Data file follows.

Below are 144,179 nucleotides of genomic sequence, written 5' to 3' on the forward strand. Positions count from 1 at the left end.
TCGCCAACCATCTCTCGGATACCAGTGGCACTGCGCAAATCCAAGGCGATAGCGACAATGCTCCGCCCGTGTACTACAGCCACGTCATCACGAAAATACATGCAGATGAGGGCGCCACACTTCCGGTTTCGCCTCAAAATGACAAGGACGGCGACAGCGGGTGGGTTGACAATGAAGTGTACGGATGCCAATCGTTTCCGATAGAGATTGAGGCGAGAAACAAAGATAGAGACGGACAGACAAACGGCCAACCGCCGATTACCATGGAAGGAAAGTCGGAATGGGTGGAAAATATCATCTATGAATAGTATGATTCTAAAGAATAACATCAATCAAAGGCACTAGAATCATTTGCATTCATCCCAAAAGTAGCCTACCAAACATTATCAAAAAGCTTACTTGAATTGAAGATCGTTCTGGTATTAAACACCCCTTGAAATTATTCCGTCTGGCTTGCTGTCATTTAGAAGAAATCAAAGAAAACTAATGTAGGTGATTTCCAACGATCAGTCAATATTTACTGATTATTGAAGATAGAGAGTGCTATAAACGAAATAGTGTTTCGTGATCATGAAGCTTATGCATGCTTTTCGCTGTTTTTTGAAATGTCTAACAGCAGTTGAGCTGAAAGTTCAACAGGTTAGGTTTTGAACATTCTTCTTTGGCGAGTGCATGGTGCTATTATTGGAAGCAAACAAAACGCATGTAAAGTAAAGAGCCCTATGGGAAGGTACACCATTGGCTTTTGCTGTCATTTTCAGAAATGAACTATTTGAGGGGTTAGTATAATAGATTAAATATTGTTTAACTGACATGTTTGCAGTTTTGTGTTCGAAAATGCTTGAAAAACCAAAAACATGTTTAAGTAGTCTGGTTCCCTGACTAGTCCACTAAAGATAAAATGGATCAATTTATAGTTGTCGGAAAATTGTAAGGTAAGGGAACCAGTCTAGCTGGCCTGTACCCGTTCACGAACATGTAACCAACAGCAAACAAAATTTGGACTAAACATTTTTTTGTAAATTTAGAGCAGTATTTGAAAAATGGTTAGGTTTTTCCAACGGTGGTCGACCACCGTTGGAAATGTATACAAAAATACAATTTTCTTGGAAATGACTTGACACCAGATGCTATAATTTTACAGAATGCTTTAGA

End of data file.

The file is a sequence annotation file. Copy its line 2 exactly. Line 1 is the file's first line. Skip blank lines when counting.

TCGCCAACCATCTCTCGGATACCAGTGGCACTGCGCAAATCCAAGGCGATAGCGACAATGCTCCGCCCGTGTACTACAGCCACGTCATCACGAAAATACATGCAGATGAGGGCGCCACACTTCCGGTTTCGCCTCAAAATGACAAGGACGGCGACAGCGGGTGGGTTGACAATGAAGTGTACGGATGCCAATCGTTTCCGATAGAGATTGAGGCGAGAAACAAAGATAGAGACGGACAGACAAACGGCCAACCGCCGATTACCATGGAAGGAAAGTCGGAATGGGTGGAAAATATCATCTATGAATAGTATGATTCTAAAGAATAACATCAATCAAAGGCACTAGAATCATTTGCATTCATCCCAAAAGTAGCCTACCAAACATTATCAAAAAGCTTACTTGAATTGAAGATCGTTCTGGTATTAAACACCCCTTGAAATTATTCCGTCTGGCTTGCTGTCATTTAGAAGAAATCAAAGAAAACTAATGTAGGTGATTTCCAACGATCAGTCAATATTTACTGATTATTGAAGATAGAGAGTGCTATAAACGAAATAGTGTTTCGTGATCATGAAGCTTATGCATGCTTTTCGCTGTTTTTTGAAATGTCTAACAGCAGTTGAGCTGAAAGTTCAACAGGTTAGGTTTTGAACATTCTTCTTTGGCGAGTGCATGGTGCTATTATTGGAAGCAAACAAAACGCATGTAAAGTAAAGAGCCCTATGGGAAGGTACACCATTGGCTTTTGCTGTCATTTTCAGAAATGAACTATTTGAGGGGTTAGTATAATAGATTAAATATTGTTTAACTGACATGTTTGCAGTTTTGTGTTCGAAAATGCTTGAAAAACCAAAAACATGTTTAAGTAGTCTGGTTCCCTGACTAGTCCACTAAAGATAAAATGGATCAATTTATAGTTGTCGGAAAATTGTAAGGTAAGGGAACCAGTCTAGCTGGCCTGTACCCGTTCACGAACATGTAACCAACAGCAAACAAAATTTGGACTAAACATTTTTTTGTAAATTTAGAGCAGTATTTGAAAAATGGTTAGGTTTTTCCAACGGTGGTCGACCACCGTTGGAAATGTATACAAAAATACAATTTTCTTGGAAATGACTTGACACCAGATGCTATAATTTTACAGAATGCTTTAGA